Since the cloud is virtualized, your organization isn’t tethered to the strength of a single server or limited in its computing power—you can scale up, on demand. Load balancing allows for rapid distribution during demanding workloads, tapping into the power of multiple servers instead of relying on one powerful server.

Cloud hosting is also exceptionally resilient. By introducing numerous instances, cloud hosting behaves redundantly. Coupled with a secure backup strategy, the cloud provides a degree of restorability and operational stability that other solutions struggle to match—with the caveat that it’s highly dependant on the hosting company’s decisions about which servers host its cloud.

This degree of flexibility and decreased initial investment comes at a price: cloud services are billed like a utility—so you pay for what you use. This means that the cloud, while a genuinely powerful and useful option for many organizations—can rapidly deteriorate into a wildly expensive, budget-busting affair without proper planning and skillful management.

Explore GigeNET’s cloud servers.

Dedicated servers: reliability & performance—with the right planning

Deploying a dedicated server is a more complicated task than deploying a cloud server. It requires procuring, installing and configuring a physical server in a data center—while this process usually takes only a few days, it is less than ideal when an organization needs instantly available computing capacity because of a rush.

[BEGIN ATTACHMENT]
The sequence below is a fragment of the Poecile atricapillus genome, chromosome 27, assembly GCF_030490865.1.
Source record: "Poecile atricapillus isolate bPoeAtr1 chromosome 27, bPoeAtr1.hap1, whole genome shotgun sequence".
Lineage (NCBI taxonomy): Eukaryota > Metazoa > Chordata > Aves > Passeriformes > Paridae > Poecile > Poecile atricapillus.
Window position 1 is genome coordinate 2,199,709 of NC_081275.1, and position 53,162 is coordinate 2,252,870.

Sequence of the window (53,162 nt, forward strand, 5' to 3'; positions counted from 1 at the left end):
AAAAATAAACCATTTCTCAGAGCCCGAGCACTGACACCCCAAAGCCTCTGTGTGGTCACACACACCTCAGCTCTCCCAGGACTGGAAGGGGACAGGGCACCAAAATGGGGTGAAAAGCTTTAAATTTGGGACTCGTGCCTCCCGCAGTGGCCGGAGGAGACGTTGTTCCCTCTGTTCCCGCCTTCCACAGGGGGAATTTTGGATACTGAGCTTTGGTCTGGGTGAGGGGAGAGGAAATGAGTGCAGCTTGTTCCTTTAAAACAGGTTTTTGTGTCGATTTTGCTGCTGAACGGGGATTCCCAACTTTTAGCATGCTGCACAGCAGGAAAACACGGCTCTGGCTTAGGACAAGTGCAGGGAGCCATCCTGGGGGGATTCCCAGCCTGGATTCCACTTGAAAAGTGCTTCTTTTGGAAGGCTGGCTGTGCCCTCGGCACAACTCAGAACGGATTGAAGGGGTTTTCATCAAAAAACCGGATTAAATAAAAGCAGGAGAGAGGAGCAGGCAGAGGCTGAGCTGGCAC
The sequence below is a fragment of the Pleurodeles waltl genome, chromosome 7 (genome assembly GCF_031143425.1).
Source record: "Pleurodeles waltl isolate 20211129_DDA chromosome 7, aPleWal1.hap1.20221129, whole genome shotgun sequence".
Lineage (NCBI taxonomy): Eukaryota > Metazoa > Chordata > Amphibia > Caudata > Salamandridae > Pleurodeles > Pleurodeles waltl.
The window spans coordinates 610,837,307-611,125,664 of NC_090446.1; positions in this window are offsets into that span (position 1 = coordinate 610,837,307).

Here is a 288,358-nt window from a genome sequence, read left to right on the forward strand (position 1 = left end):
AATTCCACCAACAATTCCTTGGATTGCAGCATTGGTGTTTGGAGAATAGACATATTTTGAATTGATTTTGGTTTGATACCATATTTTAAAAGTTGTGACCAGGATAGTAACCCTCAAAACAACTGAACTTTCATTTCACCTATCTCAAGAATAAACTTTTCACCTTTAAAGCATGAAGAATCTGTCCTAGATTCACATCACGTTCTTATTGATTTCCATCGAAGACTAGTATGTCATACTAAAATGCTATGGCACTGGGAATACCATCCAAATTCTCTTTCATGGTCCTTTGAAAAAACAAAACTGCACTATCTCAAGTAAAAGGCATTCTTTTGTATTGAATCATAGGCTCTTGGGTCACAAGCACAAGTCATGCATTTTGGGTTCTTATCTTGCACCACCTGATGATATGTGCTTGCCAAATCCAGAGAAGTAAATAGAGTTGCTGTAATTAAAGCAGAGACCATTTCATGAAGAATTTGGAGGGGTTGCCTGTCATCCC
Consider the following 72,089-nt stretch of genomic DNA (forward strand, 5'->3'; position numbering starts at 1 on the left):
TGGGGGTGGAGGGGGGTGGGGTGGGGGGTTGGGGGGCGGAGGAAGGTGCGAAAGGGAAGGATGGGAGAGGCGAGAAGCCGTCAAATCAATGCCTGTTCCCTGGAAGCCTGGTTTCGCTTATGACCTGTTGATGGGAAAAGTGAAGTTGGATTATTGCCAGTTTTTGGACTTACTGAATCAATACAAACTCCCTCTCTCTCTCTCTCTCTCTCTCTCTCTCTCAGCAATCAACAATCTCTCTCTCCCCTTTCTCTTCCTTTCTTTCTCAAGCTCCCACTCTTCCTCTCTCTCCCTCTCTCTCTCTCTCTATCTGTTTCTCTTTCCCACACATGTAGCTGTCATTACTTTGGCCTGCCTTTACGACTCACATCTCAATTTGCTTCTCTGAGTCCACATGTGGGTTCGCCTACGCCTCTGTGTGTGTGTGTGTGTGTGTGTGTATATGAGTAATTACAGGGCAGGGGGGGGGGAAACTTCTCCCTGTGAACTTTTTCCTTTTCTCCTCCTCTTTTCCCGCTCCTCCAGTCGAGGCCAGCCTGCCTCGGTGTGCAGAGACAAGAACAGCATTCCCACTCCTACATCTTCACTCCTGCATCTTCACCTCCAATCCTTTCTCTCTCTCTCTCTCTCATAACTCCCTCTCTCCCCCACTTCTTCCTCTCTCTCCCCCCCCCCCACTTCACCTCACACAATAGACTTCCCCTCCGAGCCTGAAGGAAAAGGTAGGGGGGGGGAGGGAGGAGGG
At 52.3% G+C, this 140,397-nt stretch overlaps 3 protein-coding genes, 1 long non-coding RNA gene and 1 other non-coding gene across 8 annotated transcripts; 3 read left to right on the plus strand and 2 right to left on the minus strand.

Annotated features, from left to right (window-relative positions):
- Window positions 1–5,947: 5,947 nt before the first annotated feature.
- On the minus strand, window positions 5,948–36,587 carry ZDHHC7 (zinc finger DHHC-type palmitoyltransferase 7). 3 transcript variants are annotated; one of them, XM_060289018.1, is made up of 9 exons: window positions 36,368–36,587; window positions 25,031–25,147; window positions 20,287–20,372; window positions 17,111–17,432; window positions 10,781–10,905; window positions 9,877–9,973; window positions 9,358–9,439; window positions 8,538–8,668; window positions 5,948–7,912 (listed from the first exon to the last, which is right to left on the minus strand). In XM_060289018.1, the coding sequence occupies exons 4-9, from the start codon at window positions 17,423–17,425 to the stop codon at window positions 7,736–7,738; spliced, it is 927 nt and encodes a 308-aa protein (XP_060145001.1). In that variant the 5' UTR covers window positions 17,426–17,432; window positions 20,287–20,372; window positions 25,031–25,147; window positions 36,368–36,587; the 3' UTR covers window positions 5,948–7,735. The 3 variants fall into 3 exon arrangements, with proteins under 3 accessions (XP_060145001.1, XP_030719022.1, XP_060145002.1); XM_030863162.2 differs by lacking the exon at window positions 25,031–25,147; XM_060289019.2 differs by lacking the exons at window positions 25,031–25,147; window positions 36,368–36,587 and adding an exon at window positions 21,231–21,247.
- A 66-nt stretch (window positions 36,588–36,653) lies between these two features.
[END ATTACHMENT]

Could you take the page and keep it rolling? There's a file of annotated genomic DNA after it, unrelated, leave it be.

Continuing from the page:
For organizations with consistent demands or operational IT requirements that don’t change rapidly over time, dedicated servers represent an opportunity to introduce high-performing capabilities and an exceptional degree of business continuity.

Since the server is controlled solely by your organization, you don’t risk bad neighbors or unscrupulous actors introducing instability—the server is yours to do with as you please, and not shared with others who may mismanage their resources or interrupt your services.

That isn’t to say that dedicated servers can’t be designed to meet the needs of growing businesses—a skilled systems architect will build a strategy that meets your needs today and your needs in the coming years as well.

Managing a dedicated server requires a competent IT team that is capable of overseeing server maintenance and creating a strategy for keeping software and security updates under control. For organizations that need the benefits of a dedicated server but don’t have an IT team, there’s managed services that allow leveraging of our veteran support team.

However, there is one clear operational benefit to a dedicated server: consistent, stable and predictable billing based off a contract, rather than usage-based pricing structures that can confound budgets.

Explore GigeNET’s dedicated servers.

Deciding between the cloud and dedicated servers